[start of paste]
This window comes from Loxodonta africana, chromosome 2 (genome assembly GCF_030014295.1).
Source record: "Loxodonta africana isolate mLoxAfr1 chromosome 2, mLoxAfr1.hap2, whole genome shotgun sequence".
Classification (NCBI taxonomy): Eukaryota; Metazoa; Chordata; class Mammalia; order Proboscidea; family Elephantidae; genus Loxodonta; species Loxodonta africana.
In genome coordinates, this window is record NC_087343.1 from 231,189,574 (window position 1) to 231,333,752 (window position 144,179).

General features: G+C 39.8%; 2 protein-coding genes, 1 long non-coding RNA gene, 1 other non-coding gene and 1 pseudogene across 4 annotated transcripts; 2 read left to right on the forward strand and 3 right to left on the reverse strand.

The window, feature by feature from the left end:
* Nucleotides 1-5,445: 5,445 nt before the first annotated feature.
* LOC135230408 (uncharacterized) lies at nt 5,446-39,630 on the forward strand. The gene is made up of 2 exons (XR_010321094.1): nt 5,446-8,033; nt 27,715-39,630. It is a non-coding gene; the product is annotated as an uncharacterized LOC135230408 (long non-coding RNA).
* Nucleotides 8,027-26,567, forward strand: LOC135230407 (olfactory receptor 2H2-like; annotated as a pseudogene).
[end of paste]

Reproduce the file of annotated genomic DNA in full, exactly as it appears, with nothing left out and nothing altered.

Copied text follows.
This window comes from Loxodonta africana, chromosome 2 (genome assembly GCF_030014295.1).
Source record: "Loxodonta africana isolate mLoxAfr1 chromosome 2, mLoxAfr1.hap2, whole genome shotgun sequence".
Classification (NCBI taxonomy): Eukaryota; Metazoa; Chordata; class Mammalia; order Proboscidea; family Elephantidae; genus Loxodonta; species Loxodonta africana.
In genome coordinates, this window is record NC_087343.1 from 231,189,574 (window position 1) to 231,333,752 (window position 144,179).

General features: G+C 39.8%; 2 protein-coding genes, 1 long non-coding RNA gene, 1 other non-coding gene and 1 pseudogene across 4 annotated transcripts; 2 read left to right on the forward strand and 3 right to left on the reverse strand.

The window, feature by feature from the left end:
* Nucleotides 1-5,445: 5,445 nt before the first annotated feature.
* LOC135230408 (uncharacterized) lies at nt 5,446-39,630 on the forward strand. The gene is made up of 2 exons (XR_010321094.1): nt 5,446-8,033; nt 27,715-39,630. It is a non-coding gene; the product is annotated as an uncharacterized LOC135230408 (long non-coding RNA).
* Nucleotides 8,027-26,567, forward strand: LOC135230407 (olfactory receptor 2H2-like; annotated as a pseudogene).